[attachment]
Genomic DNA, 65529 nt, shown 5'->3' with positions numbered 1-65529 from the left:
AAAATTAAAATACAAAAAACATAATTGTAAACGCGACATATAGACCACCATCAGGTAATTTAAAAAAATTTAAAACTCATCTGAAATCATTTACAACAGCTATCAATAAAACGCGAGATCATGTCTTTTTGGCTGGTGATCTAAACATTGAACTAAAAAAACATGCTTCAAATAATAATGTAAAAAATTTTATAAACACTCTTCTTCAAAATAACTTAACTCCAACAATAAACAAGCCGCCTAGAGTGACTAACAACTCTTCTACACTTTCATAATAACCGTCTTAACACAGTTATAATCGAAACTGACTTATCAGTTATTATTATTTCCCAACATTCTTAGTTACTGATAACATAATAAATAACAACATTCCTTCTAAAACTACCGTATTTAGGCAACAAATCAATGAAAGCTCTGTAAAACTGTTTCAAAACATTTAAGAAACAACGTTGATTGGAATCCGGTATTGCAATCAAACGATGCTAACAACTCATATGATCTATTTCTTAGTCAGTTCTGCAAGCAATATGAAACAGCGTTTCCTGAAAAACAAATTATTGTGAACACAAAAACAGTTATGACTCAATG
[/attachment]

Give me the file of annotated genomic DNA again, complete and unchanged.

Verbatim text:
Genomic DNA, 65529 nt, shown 5'->3' with positions numbered 1-65529 from the left:
AAAATTAAAATACAAAAAACATAATTGTAAACGCGACATATAGACCACCATCAGGTAATTTAAAAAAATTTAAAACTCATCTGAAATCATTTACAACAGCTATCAATAAAACGCGAGATCATGTCTTTTTGGCTGGTGATCTAAACATTGAACTAAAAAAACATGCTTCAAATAATAATGTAAAAAATTTTATAAACACTCTTCTTCAAAATAACTTAACTCCAACAATAAACAAGCCGCCTAGAGTGACTAACAACTCTTCTACACTTTCATAATAACCGTCTTAACACAGTTATAATCGAAACTGACTTATCAGTTATTATTATTTCCCAACATTCTTAGTTACTGATAACATAATAAATAACAACATTCCTTCTAAAACTACCGTATTTAGGCAACAAATCAATGAAAGCTCTGTAAAACTGTTTCAAAACATTTAAGAAACAACGTTGATTGGAATCCGGTATTGCAATCAAACGATGCTAACAACTCATATGATCTATTTCTTAGTCAGTTCTGCAAGCAATATGAAACAGCGTTTCCTGAAAAACAAATTATTGTGAACACAAAAACAGTTATGACTCAATG